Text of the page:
Is the Nature of Existence a Whole Big Scam?

Discussion in 'Politics' started by arealpissedgoy, Mar 24, 2007.

  1. What is the point of it all?

    From the cradle to the grave we all lead a miserable existence. Endless research has shown even the uber wealthy who have every need catered to, being the most unhappy. It's a endless cycle of a pathetic existence. The very essence of survival involves a endless toil of scrounging for food, then rest, and then another session of scrounging for food. A step up would involve the need to shelter our weak bodies from the elements. And then a step up would be the need to procreate as an insurance against old age.

    Everything involves and revolves around the need to survive and exist as long as possible.

  2. Yet for all that, joy is attainable. To what end such joy? The joyous person seldom stops to wonder. My prescription then, turn your attentions to attaining joyful states and your questions will cease to matter.

    How to attain such joyous states? Humor, service, integrity, duty, honor -- dare I say it? -- religious views -- dare I again? -- Christian religious views.

    Apart from humor -- the universal tonic for life's travails -- these are, of course, hardly the prescriptions of modern, liberal society. For myself, however, since abandoning virtually every vestige of my liberal upbringing, my life has never felt as endowed with purpose and meaning.
  3. So for you the purpose of existing is to be "joyful" about it. So if your child suddenly died, you'd still be "joyous" about it? What is your definition of being joyous? For some, the "joys of life" is to trap insects and rip their wings and legs out, or to set fire onto a cat and swing it around. Why is life so "joyous" for you? You mention religion, are you joyous because you belive there is a place called Heaven that you are destined to live in? What if I told you that Heaven is yet another grinding existence?
  4. in this life they maybe uber wealthy and the next they may be paupers. reincarnation and karma are the laws that even things out. do not despair.

  5. You've largely skipped over the ingredients of a joyous life that I outlined. If you reflected on them a little you might recognize that, no, I would not be joyous about the death of my child, but the values I endeavor to adhere to prepare me quite well to cope with such an event. I cannot know with any certainty beforehand how well I would cope but my experiences thus far indicate to me that I am well placed to handle any tragedy. I dare say I recognize more problems in the world than most people, yet I manage, in my estimate, to live well -- joyfully -- despite them. (A perusal of my posts would indicate what some of the problems I see are.)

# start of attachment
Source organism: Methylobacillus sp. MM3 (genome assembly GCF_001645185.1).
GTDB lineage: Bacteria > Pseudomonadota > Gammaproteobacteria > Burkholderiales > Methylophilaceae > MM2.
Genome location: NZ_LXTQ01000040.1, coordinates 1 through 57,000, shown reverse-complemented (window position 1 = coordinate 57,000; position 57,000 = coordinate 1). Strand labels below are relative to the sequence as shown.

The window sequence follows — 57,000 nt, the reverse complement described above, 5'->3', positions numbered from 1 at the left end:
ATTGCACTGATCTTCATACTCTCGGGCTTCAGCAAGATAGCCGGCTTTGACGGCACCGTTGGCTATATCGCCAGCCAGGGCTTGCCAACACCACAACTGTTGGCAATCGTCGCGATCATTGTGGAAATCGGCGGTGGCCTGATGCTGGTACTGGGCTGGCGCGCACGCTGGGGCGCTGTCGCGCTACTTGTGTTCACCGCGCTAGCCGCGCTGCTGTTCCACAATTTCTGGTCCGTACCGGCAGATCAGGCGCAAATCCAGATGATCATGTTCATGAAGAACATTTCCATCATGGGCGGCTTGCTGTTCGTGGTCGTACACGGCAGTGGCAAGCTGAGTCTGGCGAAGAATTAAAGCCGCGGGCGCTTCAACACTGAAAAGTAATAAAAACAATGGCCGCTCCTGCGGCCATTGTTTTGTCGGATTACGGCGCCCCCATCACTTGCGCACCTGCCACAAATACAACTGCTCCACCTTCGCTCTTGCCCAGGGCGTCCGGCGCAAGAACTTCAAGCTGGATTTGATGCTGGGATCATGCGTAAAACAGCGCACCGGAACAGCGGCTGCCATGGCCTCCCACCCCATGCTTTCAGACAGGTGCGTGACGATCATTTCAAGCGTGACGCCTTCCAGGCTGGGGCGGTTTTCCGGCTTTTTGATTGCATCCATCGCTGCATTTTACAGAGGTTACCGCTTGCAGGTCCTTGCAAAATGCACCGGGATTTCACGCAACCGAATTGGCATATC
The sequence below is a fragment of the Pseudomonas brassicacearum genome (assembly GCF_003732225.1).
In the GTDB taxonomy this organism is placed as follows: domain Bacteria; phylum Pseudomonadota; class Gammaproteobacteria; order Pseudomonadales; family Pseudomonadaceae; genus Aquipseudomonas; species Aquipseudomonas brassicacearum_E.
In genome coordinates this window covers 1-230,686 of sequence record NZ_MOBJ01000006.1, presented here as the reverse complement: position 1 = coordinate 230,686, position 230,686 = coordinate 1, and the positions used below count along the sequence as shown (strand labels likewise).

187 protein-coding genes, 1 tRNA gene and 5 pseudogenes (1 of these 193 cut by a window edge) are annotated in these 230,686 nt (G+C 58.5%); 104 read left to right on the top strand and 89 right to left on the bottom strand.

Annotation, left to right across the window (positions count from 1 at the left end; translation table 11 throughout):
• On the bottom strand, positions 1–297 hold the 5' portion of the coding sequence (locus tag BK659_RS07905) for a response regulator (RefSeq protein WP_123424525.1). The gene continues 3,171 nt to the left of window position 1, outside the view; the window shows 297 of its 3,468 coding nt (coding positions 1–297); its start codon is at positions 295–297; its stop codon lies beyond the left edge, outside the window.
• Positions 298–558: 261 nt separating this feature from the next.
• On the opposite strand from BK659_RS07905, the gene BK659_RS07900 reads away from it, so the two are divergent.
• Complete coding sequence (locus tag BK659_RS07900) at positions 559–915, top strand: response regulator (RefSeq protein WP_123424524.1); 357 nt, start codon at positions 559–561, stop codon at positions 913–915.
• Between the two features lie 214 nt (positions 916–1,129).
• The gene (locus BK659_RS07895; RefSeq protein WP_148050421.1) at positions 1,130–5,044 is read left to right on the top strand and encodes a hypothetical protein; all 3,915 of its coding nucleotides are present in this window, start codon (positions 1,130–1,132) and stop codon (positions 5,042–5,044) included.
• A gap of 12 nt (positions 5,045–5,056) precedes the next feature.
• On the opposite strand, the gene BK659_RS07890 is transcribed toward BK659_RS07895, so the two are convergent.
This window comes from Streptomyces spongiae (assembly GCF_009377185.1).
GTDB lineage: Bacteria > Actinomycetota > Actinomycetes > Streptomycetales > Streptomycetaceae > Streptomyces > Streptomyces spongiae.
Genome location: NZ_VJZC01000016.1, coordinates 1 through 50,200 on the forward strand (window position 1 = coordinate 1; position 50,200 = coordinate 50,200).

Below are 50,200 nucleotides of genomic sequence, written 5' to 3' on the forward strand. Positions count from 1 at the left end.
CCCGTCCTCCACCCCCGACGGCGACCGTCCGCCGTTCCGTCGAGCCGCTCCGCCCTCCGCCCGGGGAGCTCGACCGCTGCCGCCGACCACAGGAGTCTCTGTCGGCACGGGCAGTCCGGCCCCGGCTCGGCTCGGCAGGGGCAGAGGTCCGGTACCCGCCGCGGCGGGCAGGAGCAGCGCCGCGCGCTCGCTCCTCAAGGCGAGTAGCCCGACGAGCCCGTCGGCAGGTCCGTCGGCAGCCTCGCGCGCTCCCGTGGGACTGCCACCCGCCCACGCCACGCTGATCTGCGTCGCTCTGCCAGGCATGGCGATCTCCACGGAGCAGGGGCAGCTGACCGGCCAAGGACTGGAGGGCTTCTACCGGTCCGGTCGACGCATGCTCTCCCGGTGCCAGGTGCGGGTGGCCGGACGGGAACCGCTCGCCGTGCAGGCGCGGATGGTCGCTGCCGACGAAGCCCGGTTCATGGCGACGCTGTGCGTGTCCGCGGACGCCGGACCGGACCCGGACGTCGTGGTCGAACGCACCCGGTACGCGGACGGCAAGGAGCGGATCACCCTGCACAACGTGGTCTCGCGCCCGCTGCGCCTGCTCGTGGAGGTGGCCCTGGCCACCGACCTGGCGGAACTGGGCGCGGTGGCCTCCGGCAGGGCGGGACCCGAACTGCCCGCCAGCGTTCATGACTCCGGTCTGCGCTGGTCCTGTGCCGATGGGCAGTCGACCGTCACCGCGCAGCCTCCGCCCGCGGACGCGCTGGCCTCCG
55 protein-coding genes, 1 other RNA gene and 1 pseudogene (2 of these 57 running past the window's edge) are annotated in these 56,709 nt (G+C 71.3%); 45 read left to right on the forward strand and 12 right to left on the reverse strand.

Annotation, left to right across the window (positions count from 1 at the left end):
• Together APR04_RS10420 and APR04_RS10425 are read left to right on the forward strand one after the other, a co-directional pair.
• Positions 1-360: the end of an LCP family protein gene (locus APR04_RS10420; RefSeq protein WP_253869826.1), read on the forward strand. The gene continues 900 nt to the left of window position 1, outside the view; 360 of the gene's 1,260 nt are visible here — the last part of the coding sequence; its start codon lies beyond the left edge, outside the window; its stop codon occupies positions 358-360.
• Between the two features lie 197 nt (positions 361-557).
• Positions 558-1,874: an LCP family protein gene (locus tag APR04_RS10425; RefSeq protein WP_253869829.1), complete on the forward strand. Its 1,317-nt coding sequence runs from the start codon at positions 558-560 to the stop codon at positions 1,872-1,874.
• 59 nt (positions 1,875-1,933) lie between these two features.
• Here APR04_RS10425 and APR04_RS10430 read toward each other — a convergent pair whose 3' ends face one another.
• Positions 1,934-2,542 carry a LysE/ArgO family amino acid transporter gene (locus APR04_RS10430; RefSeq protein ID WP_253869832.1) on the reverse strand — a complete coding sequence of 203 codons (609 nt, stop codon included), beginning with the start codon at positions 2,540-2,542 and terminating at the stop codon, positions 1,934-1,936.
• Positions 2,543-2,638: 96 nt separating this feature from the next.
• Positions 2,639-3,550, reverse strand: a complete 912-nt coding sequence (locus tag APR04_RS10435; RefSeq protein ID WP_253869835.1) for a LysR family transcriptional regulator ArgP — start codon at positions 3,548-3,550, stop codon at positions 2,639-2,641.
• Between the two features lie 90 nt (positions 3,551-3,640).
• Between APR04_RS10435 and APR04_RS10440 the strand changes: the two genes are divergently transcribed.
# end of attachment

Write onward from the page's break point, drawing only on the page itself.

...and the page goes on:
Similarly, ripping the legs off insects or setting cats alight cannot be reconciled with the views of morality I hold.

    Living in accordance with the values I listed is itself joyous; joy is the fruit of doing so. I cannot explain why this is so, yet it is -- which to me is quite enough.

    It is not the only reason I am joyous, but, if pressed, yes I would suppose this is part of it.

    I don't see how you are in any way qualified to tell me what Heaven might be like, so, to answer your question, I wouldn't be even slightly bothered.

    Furthermore, I might let you know that if your purpose with this thread is to dash the hopes of anyone who replies to it, you are unlikely to succeed with me. I don't mind you trying -- though it would be more honest of you to admit it upfront -- as long as you don't get nasty for failing. Reason I add this is because misery does love company, and people who raise the topic of the apparent meaninglessness of life typically do so, in my opinion, because they would like to see everyone else share their misery.

  6. According to you, the purpose of this existence is to live this life so one can re-incarnate into a higher being or a better Hierarchical position in society in the next life.

    So there is a purpose to the reincarnation and the concept of Karma. The belief in "Karma" should, in theory, keep the savage impulses of man in check. After all, who wants to come back as a garden slug?

    so what is the apex of it all. What would you eventually re-incarnate into after the final birth. The Buddhists belive that the highest essence of reincarnation is to never be reincarnated again and to live as a star. What would you be doing amongst the stars? for once in your life, you'd no longer need to spend valuable time looking for food or shelter. What would you be doing with all that free time?

  7. Someone who loves to do that as a sport would obviously differ with your viewpoint. Why are some people serial killers? well, because quite simply they take immense pleasure in killing others.

    Maybe for them, they have found what their "joys of life" or their purpose of being is. It's to take enjoyment in killing other beings.